A federal investigator has found that Maryland's Medicaid program had a 95 percent error rate in seeking reimbursement for room and board for the developmentally disabled and thus owes the U.S. government nearly $21 million.
Advocates expressed concern that the findings could lead to budget cuts to the program and longer stays on waiting lists for vulnerable individuals and struggling families.
In a report released Friday, the inspector general for the U.S. Department of Health and Human Services said that over a three-year period, state health officials routinely billed the federal government for room-and-board costs that were ineligible under Medicaid rules. Medicaid is a joint federal-state program to pay for health care for the poor and disabled.
In more than half of the cases tested between July 2009 and June 2012, the investigation determined that Maryland reduced the claims made by private providers of services to disabled people but failed to pass on those reductions to the federal government.
"The state agency claimed these unallowable costs because it lacked internal controls to ensure that unallowable costs were not included in claims for provider per diem payments," the inspector general wrote.
In its reply, the state health department said it agreed with the federal findings and has taken steps to correct the errors. In a letter to Inspector General Stephen Virbitsky, Health Secretary Joshua M. Sharfstein promised that his department would "actively monitor and review" the steps it has taken to prevent future errors in claims for federal reimbursement.
The inspector general calculated the state's debt to the federal government at $20.6 million.
Lauren Howell, executive director of the Maryland Association of Community Services, said that represents "a substantial amount of money." She said the report raises concerns about the operations of the Developmental Disabilities Administration, the agency that runs the program.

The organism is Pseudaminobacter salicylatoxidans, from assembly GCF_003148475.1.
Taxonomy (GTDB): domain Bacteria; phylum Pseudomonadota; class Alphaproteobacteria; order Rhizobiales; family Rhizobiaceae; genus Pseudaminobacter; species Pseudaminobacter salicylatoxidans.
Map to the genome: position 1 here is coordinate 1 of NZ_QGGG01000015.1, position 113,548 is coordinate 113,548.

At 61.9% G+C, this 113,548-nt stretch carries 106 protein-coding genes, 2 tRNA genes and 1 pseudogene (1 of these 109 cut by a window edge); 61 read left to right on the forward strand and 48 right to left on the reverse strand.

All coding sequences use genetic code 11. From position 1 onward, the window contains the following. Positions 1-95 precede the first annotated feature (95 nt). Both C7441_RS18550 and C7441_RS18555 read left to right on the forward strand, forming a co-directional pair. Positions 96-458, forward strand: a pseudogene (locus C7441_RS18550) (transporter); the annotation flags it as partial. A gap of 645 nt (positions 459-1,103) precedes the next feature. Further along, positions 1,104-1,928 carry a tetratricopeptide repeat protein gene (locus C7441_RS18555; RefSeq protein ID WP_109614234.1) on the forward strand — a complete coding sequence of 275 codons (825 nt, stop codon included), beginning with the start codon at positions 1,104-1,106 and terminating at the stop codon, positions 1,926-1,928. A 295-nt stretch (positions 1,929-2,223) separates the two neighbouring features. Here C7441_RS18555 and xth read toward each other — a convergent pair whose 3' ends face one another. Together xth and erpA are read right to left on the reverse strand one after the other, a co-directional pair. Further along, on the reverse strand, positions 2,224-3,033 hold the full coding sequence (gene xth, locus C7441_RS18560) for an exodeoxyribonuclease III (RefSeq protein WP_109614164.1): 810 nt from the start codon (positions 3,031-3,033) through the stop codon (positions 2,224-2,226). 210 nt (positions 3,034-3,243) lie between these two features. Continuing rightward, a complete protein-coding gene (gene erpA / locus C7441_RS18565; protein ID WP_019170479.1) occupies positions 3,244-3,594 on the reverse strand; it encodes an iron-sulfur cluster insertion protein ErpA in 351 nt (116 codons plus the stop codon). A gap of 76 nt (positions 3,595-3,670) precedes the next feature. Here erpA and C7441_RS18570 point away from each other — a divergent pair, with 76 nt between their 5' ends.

"It's safe to say this would be viewed as a big deal by all of our stakeholders," Howell said.
Brian Cox, executive director of the Maryland Developmental Disabilities Council, also expressed dismay at the findings.
"We're very concerned about the potential impact on people with developmental disabilities and their families," the advocacy group leader said. "They rely on DDA for essential services and support that you or I take for granted."
Cox said he was particularly concerned about the impact on more than 7,000 people on the waiting list for services for the developmentally disabled.
"The question will be: Would that prolong that wait for service?" he said. Cox and other advocates said they want the administration to find the money somewhere other than in the agency budget.
Patrick Dooley, who took over as acting director of the disabilities administration in June, said the O'Malley administration is talking with the federal government about how to make those repayments, which amount to about $7 million a year out of an annual disability administration budget of $850 million.
"We will do our best to minimize any potential impact," he said.
For administration critics, the inspector general's report was a validation of long-standing complaints about the O'Malley administration.
"There have been reports after reports in department after department of a lack of institutional control to ensure that fraud is not taking place," said Larry Hogan, chairman of the Republican-leaning group Change Maryland. "It puts the Maryland taxpayer on the hook for another $20 million refund to the federal government. It's disgraceful."
Dooley said the problem could be traced to two separate computer systems that did not efficiently communicate. Asked whether anyone had been held accountable, he said his replacement of the previous director was just one step taken out of a recognition that "there's very many issues at DDA that need to be resolved."
The inspector general said the probe was launched after investigators received an allegation that Maryland was claiming reimbursement for costs that were not permitted under its agreement with the federal government for handling the living expenses of people enrolled in its Community Pathways program.
That program provides community-based services for people with developmental disabilities in such settings as group homes, alternative care facilities or individual family homes.